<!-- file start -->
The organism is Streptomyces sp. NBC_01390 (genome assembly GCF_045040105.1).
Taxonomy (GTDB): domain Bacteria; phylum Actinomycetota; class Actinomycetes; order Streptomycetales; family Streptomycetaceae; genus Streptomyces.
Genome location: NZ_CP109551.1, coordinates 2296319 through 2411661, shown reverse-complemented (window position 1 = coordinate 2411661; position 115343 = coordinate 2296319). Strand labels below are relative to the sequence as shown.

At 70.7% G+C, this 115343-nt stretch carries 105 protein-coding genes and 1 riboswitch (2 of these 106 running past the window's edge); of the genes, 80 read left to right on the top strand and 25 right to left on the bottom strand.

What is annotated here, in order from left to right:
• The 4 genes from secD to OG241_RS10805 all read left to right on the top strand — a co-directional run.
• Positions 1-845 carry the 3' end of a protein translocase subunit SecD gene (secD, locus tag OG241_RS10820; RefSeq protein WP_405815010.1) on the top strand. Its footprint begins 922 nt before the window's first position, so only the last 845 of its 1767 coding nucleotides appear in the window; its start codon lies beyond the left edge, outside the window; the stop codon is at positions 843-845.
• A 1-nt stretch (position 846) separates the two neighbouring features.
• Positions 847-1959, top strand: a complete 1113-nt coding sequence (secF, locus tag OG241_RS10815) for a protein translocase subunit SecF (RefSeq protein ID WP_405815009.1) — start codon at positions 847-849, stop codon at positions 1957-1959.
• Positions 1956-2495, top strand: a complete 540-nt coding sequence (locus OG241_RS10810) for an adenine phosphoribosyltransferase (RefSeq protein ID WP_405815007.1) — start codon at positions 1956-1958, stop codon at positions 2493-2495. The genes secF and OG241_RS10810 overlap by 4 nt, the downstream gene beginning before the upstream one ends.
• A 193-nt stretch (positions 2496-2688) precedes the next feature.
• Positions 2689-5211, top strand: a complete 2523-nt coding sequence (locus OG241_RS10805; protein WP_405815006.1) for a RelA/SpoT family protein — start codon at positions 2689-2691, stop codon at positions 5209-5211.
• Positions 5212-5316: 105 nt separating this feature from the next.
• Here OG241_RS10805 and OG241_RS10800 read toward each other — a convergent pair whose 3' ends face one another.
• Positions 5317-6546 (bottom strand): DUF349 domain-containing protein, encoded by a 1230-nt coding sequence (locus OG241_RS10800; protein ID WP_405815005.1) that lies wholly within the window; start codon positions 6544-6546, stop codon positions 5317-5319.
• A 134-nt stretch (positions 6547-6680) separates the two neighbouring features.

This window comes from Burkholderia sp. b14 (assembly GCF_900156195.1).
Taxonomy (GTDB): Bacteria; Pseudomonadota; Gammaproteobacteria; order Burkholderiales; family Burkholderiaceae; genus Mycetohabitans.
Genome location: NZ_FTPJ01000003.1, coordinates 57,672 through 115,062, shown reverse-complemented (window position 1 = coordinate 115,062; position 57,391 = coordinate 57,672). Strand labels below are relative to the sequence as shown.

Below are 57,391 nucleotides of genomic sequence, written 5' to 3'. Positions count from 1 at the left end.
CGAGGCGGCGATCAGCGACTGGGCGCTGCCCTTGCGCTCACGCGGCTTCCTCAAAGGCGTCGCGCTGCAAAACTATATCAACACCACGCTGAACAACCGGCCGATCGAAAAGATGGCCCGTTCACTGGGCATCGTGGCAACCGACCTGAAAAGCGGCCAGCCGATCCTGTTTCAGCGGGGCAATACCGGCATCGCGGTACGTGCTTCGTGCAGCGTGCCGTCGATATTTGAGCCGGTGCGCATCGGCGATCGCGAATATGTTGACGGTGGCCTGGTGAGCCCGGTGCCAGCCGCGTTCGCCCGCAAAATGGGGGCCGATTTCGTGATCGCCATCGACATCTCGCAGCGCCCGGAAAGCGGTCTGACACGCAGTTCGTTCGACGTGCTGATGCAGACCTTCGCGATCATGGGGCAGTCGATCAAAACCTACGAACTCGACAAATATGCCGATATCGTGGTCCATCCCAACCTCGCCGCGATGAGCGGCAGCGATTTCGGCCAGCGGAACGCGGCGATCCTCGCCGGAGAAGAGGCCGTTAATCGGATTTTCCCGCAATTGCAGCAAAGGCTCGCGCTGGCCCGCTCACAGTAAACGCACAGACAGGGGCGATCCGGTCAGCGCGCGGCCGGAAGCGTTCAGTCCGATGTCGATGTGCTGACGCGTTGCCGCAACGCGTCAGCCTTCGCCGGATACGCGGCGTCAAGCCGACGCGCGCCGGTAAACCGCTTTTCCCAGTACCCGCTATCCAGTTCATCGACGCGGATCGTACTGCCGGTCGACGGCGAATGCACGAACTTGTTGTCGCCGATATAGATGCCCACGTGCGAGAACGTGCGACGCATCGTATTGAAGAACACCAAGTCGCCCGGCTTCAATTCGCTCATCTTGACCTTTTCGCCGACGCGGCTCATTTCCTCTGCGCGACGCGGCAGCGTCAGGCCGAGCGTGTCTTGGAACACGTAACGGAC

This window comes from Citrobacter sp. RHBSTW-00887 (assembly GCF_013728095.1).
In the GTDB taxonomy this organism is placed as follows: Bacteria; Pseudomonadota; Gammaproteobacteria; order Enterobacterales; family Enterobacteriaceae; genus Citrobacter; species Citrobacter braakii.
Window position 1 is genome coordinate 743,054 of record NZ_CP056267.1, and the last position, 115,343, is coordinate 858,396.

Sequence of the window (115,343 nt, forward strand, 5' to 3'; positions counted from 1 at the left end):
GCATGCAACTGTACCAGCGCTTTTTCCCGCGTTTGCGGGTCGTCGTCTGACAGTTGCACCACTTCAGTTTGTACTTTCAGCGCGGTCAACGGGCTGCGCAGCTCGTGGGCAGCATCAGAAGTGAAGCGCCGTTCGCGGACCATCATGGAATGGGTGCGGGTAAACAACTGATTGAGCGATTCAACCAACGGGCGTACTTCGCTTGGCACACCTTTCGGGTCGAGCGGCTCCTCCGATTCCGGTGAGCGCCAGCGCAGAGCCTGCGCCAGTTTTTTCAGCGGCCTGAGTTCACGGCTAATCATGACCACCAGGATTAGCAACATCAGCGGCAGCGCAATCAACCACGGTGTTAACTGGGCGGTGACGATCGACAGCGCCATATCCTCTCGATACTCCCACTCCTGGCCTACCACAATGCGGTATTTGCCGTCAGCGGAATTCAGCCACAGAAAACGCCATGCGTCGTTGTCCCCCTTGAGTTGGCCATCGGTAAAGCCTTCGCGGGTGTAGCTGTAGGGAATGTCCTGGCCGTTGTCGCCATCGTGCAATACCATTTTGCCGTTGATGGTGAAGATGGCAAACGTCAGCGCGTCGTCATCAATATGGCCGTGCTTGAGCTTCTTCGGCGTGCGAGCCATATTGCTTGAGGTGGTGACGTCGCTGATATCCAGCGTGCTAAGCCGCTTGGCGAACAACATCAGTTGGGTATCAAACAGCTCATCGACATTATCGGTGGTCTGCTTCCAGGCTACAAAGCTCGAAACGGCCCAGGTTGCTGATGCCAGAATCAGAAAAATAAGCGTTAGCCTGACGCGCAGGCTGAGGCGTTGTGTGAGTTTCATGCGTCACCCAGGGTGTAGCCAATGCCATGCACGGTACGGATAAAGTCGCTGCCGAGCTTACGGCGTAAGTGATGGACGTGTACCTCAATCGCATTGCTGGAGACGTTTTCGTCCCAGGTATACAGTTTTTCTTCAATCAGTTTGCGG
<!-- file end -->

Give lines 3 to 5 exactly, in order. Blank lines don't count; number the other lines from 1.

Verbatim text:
Genome location: NZ_CP109551.1, coordinates 2296319 through 2411661, shown reverse-complemented (window position 1 = coordinate 2411661; position 115343 = coordinate 2296319). Strand labels below are relative to the sequence as shown.

At 70.7% G+C, this 115343-nt stretch carries 105 protein-coding genes and 1 riboswitch (2 of these 106 running past the window's edge); of the genes, 80 read left to right on the top strand and 25 right to left on the bottom strand.

What is annotated here, in order from left to right: